The Art of New Product Demand Planning

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There is an old saying; “You don’t know what you have until it’s gone.”  However, if you never understood what you had in the first place, you will not even know that much.   Many companies today continue on, quarter after quarter, making decisions without fully realizing the opportunities they have missed and the consequences they have endured as a result of this lack of visibility.   Planning New Product Demand is not easy; indeed, it is as much an art as it is a skill.   But in today’s business world, awash in laptops, fancy spreadsheets, and impressive enterprise grade business management tools, the art of new product planning gets lost.  As a result, we often find ourselves in painful short-term, gap-closing meetings and cost reduction initiatives, having never recognized the long-term effects of innovation and its potential positive impact, which is both more effective and rewarding to manage.  While the art of new product demand planning is challenging, it is by no means impossible.  It is important that we explore some simple ways we can correct this vital business management behavior.

Four Key Questions To Ask Yourself Regarding New Product Demand Planning

1) What is the difference between a Demand Plan and a Forecast?

Before moving into the implementation stage of New Product Demand Planning, it is crucial to understand the difference between a Demand Plan and a Forecast. As you can imagine, a forecast is commonly associated with a prediction of the future of which we have no control.   We forecast the weather but have no way of impacting whether it will rain or be sunny next week.  All we can do is predict and react.

Conversely, a plan is a course of action we implement that does allow us to influence our future. Businesses should be operating to a plan rather than a forecast and, therefore, the result of understanding and predicting those influences is a Demand Plan.  This is why Oliver Wight principals teach the foundational concept of demand planning as a tool for valid New Product Portfolio and Project Management.

2) What is New Product Demand?

In order to have an effective demand planning process, new products must be included in the process. In order to do this, new products must be clearly defined. This definition tends to vary by company and industry but must also include the length of time products continue to be classified as “new” after launch.

When developing this definition, one critical question to ask is; “Does development of the product utilize R&D or project management resources?” If the answer is yes, this is an indicator that the product should fall within the definition of “new”.

3) What are the Consequences and Opportunities to New Product Development Decisions?

New product development decisions can be either enlightening or crippling to a company’s long-term outlook if not recorded properly. If new products don’t always make it through the development phase, this must be accurately reflected in the Demand Plan along with the assumption that some new products will.

When new product plans are set in motion, company resources are allocated to launching this new product. However, when a decision is made to kill a project or new product under development, the short-term impact may be positive. as cost and required resources are reduced resulting in instant benefit to cost and margins.   But these decisions also have a long-term impact. as products and their planned revenue are removed from the portfolio.  If we do not link consequences of such decisions to the long-term impact, we are cheating the business out of the visibility management needs to make good decisions.  This is why the concept of tying the Demand Plan and New Product Portfolio and Project Management together is so important. Your key decision makers will have the ability to meticulously manage the present and the future, reflecting changes throughout the planning and reporting process.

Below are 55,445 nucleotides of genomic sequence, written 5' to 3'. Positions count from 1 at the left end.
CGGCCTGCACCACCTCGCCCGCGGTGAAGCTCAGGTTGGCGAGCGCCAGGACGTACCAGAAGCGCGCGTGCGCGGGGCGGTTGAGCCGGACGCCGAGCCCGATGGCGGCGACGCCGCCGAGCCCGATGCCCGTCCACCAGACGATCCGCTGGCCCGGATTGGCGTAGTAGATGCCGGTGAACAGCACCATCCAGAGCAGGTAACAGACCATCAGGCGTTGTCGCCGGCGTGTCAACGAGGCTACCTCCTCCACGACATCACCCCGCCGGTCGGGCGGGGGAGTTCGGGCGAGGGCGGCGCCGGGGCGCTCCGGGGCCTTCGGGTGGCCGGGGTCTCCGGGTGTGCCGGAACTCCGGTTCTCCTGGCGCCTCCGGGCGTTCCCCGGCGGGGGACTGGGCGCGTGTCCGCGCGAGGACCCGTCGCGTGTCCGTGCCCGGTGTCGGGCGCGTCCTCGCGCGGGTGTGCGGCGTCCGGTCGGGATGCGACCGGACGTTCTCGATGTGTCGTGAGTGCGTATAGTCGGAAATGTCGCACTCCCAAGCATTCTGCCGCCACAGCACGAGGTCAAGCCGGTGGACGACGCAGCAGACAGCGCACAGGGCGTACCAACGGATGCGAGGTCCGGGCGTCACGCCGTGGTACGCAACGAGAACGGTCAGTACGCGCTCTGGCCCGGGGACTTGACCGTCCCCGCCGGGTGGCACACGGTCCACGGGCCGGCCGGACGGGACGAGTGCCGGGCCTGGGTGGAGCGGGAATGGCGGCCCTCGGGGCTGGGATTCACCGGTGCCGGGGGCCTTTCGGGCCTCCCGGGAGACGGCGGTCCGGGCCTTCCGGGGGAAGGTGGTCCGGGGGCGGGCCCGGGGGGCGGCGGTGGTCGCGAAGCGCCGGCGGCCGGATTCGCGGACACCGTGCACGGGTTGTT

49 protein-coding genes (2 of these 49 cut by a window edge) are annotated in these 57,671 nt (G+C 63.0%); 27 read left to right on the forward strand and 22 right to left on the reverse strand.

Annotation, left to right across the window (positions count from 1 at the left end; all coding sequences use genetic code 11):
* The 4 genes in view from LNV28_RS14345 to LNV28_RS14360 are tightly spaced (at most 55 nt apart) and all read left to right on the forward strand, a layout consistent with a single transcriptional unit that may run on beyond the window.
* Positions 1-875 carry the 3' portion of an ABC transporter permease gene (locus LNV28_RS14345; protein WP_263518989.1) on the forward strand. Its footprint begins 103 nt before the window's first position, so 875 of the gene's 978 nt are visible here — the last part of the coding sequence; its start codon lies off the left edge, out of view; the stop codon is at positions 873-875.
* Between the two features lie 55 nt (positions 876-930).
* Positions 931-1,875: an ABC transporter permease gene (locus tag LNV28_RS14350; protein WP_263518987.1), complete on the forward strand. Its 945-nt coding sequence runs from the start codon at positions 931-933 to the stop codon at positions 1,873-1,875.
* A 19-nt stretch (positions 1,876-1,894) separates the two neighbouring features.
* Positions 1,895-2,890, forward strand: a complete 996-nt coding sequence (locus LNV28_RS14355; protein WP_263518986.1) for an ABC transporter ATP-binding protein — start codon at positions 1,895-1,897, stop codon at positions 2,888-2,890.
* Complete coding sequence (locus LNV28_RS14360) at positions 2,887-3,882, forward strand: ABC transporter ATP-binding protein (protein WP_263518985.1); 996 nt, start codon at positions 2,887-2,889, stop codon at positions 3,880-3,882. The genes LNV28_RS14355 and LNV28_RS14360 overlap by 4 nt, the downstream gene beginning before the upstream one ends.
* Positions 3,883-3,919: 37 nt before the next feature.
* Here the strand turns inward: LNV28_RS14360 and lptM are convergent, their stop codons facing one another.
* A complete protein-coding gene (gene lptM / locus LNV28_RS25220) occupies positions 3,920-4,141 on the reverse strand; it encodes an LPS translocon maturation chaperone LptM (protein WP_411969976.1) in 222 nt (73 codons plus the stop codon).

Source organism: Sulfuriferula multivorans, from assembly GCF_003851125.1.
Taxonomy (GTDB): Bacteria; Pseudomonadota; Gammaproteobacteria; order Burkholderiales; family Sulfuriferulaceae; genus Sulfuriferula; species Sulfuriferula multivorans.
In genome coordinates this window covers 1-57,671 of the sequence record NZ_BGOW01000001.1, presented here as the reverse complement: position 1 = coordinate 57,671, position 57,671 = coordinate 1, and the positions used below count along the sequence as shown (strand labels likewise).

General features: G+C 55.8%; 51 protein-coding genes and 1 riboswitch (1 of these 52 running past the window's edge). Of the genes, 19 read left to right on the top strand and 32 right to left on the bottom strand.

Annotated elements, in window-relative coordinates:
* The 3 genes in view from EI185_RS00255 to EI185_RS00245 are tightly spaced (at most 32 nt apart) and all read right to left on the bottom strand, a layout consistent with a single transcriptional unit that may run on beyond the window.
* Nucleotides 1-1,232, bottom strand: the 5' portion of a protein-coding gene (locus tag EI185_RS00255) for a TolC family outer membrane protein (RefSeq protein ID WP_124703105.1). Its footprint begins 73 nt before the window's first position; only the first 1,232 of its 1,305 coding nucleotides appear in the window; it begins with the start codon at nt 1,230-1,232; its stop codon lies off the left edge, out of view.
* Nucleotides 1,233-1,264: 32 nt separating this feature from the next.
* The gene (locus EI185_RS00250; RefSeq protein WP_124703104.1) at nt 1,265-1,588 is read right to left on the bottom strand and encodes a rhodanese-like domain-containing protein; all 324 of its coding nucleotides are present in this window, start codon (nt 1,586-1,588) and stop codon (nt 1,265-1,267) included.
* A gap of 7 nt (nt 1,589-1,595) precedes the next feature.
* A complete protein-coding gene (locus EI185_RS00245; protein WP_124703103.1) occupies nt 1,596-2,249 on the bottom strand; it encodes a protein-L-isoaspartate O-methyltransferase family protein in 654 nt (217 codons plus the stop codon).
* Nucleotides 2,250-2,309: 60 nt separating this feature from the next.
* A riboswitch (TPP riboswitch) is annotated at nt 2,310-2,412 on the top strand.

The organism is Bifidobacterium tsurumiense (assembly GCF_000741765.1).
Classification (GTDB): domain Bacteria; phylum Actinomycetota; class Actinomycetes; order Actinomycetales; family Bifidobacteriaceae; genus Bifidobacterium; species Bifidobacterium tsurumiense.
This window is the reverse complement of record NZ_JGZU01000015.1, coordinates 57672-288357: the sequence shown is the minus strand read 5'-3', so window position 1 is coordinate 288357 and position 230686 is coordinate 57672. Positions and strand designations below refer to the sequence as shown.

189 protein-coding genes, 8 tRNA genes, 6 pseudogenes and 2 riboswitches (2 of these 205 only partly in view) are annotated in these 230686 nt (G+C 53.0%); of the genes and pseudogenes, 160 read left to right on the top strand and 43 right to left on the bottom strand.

4) What are some of the Challenges When Estimating New Product Demand?

Yes, we have all heard the age-old question; “How do we know what will happen in the future?” Will our product sell, how great will the demand be, will the product even make it to launch? These questions are challenging to answer because we simply do not know. However, having a plan in place gives us guidelines to follow, so that when our numbers are off (as they almost always are), we can make adjustments to plan for the future.

Some common errors or lapses in timing can also be accounted for in the Demand Plan to provide flexibility. This way, if a product launch is delayed or is ahead of schedule, it will be reflected in the Demand Plan. With changes being recorded in the Demand Plan, there will be clarity in the New Product Portfolio and Project Management processes.

The absence of this vital business management behavior leaves us with few choices to close performance gaps.  Indeed, the reality of publicly traded companies and the pressures those companies face each quarter make it difficult to focus on the long term.   The simple answer to this dilemma is to do both, but the behavior requires both leadership and discipline.

Oliver Wight can help you get the most out of your Integrated Business Planning process by ensuring that the Project Management Review and Demand Plan are aligned.  Click on the link below, and sign up to read the full, in-depth version of our Integrated Product Portfolio and Project Management white paper on “The Art of New Product Demand Planning.” Or watch the pre-recorded webinar

The Art of New Product Demand Planning